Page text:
Interview with Sam Hiyate at Don’t Talk To Me About Love
Why did you start Don’t Talk To Me About Love?
It’s the third litmag that I’ve been involved with and the one I’m the most excited about because it’s online (a LitSite), and only a few months in, we already have an international audience with 6,000 unique readers. Hopefully that will grow exponentially. And we’re publishing great stuff! So the rewards are there. I have two partners (Alexandra Risen and Diane Terrana), and the work is easier with three.
What is a day-in-the-life like for the editors of Don’t Talk To Me About Love?
Well, other than managing my addiction to Google Analytics, you mean? It’s been work in ways we never anticipated. Designing the website, managing social media, developing a curatorial vision (with three partners). And, of course, poring through the submissions. We spend hours at editorial meetings. The Proustian interview idea, one of our most popular features, came up at one of those meetings. We’d love to get more submissions for our online art gallery. Generally, a few months in, there’s been the thrill of watching something small taking on momentum.
I love the magazine theme of love. Do you feel your publication fosters a community, and if so, how do you nurture that community of writers?
I think every magazine or site is a family – definitely a community. It’s early days but eventually we’d like to host events, use multimedia and find ways to make our community know itself better. We can’t wait to see what happens to the careers of the writers and artists we discover and nurture.
What have you gained from working for Don’t Talk To Me About Love? How has this experience changed your perspective of reading literature and the process of maintaining a literary magazine?
It’s made me more conscious of love at the heart of many things – relationships with others, yes, but also as a force on its own. Individually and as a culture we glamorize it or we minimize its power, but it is at the heart of all the great stories.
What advice would you give to writers looking to submit their work at your journal?
Read us first to see what we like. (Really. We really mean this!) Also, we’re open to other ideas or departments – if you’re interested in a specific aspect of love you want to explore (I would love to have a section of say, Love Letters), we’re open to pitches. I also think there’s lots of room for the non-fiction to grow. Also, submit to our #6wordsaboutlove contest and win a mug with our gorgeous logo. You can see last month’s winner on our Facebook page.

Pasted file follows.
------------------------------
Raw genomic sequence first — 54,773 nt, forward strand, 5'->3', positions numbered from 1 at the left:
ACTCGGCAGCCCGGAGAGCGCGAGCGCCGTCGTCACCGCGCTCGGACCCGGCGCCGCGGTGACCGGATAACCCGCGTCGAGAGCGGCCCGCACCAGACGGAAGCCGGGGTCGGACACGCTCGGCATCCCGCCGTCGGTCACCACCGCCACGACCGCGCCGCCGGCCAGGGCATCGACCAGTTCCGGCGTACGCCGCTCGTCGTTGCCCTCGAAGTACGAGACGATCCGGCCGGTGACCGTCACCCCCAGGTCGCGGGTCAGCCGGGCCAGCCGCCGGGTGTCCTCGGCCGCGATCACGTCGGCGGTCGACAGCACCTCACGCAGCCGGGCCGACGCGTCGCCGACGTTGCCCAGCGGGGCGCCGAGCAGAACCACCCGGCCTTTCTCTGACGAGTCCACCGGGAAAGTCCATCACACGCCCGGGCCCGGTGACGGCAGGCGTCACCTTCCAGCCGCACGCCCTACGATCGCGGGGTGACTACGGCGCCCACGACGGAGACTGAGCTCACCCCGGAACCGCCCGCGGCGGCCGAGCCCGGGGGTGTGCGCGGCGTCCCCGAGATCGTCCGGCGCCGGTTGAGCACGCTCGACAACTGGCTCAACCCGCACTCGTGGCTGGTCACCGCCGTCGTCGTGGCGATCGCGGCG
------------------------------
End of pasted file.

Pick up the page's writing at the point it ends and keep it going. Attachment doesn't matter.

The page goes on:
Tell us about a piece or several pieces you recently published that got you and the staff excited. Why did you love it?
We were worried our interview might get repetitive but when we saw how author Margot Berwin (New School MFA) answered the questions, we were delighted. They were completely original. And very moving. We’re also serializing Margot’s novel, Irresistible. In addition, we were lucky enough to get a chapter from Lee Gowan’s just-finished novel The Beautiful Place. Our non-fiction is attracting a huge readership, and we have Kera Yonker’s wry/funny piece, “Sharks and Starfish,” about the disillusionment of dating and Tracy McGillivray’s essay, “Bright and Burning,” about her son. We’ve actually received several emails from readers who were affected by Tracy’s.
Where do you see Don’t Talk To Me About Love 5 years from now?
I would like to see it grow into a quiet arts and cultural institution, though that might take longer. I’d be happy with a million readers, considering the universality of the topic.
What are you working on in your own work right now?
I’m an agent by day, not a writer, so I am always busy with editing client manuscripts and submitting them to publishers.
What is the next exciting thing happening at Don’t Talk To Me About Love?
The contest! We’re giving away thousands of dollars in prizes for fiction, creative non-fiction and poetry. Meanwhile, we’re hoping to break 12,000 unique visitors by Valentine’s Day. In my first litmag we had a circulation of 500 for our first year back in 1991. This is a whole new level.